What about empowering the local? Agroforestry (forest gardens) and the green belt movement in Africa is proving to be a positive success where planting trees is changing lives. In Ecuador, for every square kilometre of forest there is 150 people. However due to the policy of the region, only half of the indigenous people hold land rights to these forest areas therefore making sustainable management by small holder sand local farmers complicated and difficult.

green belt

“Genuine solutions cannot be found when there is land grabbing, hunger and loss of livelihoods. Instead they should empower communities, enhance biodiversity, nurture ecosystems, and increase overall resilience to the challenges ahead”- The Gaia Foundation

Training and guidance for the locals to be able to legally fight their own battles with the right litigation measures is a step forward to allow indigenous people to secure their rights. They should be given local level access to information which is something that the Pacahamama Alliance is attempting to provide on ground level for people to mitigate through legal and policy frameworks. Other strong minded and brave non-governmental organisations are Survival International, Earth rights institute, Global Alliance and Rainforest Alliance Network (RAN).

RAN is a coalition of civil society groups working on a redress of power that has become imbalanced through training communities in the 3 most-forested provinces of Democratic Republic of Congo through conflict resolution, project monitoring, legal matters and financial management.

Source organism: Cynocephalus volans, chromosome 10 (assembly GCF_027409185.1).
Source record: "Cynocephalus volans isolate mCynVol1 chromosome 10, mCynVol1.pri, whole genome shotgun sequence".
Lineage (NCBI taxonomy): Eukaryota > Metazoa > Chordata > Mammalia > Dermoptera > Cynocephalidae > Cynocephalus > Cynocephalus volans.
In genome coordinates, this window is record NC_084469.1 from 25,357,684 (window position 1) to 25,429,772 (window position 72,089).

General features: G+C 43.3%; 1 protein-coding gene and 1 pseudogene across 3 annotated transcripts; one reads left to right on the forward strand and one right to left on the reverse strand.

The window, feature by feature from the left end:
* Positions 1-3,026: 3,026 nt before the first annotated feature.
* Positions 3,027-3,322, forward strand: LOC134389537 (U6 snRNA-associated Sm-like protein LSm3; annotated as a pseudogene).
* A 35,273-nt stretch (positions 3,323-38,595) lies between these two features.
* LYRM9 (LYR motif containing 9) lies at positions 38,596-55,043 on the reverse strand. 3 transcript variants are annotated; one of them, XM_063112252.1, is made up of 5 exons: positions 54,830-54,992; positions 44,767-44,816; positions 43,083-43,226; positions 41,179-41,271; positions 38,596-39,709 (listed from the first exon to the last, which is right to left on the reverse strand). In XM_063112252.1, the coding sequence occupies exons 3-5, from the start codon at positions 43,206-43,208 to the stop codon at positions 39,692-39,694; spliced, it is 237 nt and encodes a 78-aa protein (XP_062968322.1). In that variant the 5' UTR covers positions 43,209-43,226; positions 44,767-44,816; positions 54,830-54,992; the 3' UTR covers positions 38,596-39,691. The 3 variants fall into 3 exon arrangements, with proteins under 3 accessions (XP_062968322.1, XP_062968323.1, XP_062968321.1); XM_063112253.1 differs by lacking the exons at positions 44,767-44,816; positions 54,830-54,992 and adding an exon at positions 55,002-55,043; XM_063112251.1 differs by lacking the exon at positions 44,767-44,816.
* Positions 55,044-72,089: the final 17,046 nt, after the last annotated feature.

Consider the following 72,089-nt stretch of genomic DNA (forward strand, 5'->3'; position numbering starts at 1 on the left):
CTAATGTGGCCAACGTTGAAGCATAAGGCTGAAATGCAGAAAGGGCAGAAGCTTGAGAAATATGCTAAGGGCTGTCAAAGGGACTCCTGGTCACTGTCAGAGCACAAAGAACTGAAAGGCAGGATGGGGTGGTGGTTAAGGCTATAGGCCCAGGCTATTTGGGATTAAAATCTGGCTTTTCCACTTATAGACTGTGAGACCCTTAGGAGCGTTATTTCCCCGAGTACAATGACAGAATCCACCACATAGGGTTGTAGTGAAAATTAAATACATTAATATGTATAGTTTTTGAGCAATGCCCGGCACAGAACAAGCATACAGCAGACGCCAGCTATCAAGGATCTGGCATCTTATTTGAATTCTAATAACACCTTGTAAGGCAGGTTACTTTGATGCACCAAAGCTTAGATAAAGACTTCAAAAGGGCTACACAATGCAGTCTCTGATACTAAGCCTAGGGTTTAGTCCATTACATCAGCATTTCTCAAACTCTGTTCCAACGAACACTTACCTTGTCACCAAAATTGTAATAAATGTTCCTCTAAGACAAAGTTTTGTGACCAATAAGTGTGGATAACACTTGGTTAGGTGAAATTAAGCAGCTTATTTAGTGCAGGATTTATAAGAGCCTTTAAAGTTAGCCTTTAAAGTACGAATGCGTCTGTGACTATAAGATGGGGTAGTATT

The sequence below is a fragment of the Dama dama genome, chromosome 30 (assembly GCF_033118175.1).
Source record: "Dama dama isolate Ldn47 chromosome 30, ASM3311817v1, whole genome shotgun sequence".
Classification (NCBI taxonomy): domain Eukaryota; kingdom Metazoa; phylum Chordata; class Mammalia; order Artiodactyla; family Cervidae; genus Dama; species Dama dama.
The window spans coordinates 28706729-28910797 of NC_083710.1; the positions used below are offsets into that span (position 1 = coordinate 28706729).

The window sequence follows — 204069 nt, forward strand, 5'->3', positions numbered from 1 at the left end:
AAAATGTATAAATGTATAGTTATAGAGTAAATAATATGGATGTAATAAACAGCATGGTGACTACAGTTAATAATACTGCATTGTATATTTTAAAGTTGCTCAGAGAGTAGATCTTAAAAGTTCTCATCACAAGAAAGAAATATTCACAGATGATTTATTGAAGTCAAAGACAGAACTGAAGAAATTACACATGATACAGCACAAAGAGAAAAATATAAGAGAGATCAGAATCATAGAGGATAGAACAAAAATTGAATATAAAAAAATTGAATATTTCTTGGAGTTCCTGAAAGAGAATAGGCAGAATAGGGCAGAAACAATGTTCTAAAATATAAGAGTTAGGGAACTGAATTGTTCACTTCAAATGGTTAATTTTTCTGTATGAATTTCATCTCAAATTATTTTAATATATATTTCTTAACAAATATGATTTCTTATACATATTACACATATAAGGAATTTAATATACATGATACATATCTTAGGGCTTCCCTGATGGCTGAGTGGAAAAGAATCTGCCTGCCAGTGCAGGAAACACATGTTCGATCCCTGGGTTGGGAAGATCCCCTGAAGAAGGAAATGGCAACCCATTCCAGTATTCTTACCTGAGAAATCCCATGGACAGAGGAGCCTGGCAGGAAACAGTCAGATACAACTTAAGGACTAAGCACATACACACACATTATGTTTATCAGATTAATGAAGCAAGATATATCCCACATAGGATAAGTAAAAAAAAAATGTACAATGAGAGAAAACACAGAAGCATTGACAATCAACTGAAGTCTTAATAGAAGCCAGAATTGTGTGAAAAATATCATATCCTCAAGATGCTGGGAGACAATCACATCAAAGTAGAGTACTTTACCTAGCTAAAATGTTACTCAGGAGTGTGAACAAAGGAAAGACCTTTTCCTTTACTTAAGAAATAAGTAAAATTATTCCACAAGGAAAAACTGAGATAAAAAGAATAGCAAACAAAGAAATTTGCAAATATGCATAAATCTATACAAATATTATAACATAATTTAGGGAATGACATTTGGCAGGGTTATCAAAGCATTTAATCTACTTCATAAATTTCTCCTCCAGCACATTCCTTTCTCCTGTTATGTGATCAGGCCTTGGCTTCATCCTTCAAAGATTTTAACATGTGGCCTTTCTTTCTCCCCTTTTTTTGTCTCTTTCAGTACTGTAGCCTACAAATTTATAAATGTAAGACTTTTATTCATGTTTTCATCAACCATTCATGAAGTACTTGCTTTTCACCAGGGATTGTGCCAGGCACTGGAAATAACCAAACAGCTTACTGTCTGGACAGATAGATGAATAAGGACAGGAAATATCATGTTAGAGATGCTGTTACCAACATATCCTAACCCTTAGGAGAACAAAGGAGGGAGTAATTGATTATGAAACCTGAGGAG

Grassroots activism is rife in Ghana where there is a centre for indigenous knowledge and organisational development which aims to change the pattern and narrative of economic destruction to rainforests. This case study highlights the need to combine indigenous and modern practices of forestry management to cultivate sustainable practices. It is crucial that they don’t allow their demands to fall on deaf ears. Politicians should stop leaving them out of negotiation processes and start including the social needs and values of forests into policy and communication rather than just simply including the economic value. Where there is an economic structure in existence, allow community management or at least businesses creating partnerships with locals to give them fair opportunities.

Essentially the problem must be tackled from both ends. If we ignore the word corporation, business, government; We are all human beings and we all have an element of responsibility to protecting our environment. From renewables, to water usage, to pollution, to extraction of forests, we must minimise our imprint on our planet otherwise we will have nothing left to feed, nourish or simply find joy upon.

I will finish with a quote from the Independent, which is surprising even to myself as it is not a news provider I like to spend too much time indulging myself in. But anyhow, in an article published back in 2009, they stated:

“Growing the food to feed nine billion people (2050 population the UN has predicted) will place enormous pressure on the earth, eroding soils, denuding forests and draining rivers. Climate change will make all that worse. Oil prices will continue to rise, and with them the cost of fertiliser and tractor fuel. Demand for biofuels would further cut land available for food crops. The times of plenty are already over. Next, there might not be enough food to go round, even for those with lots of money.”

Ergo, we cant eat money.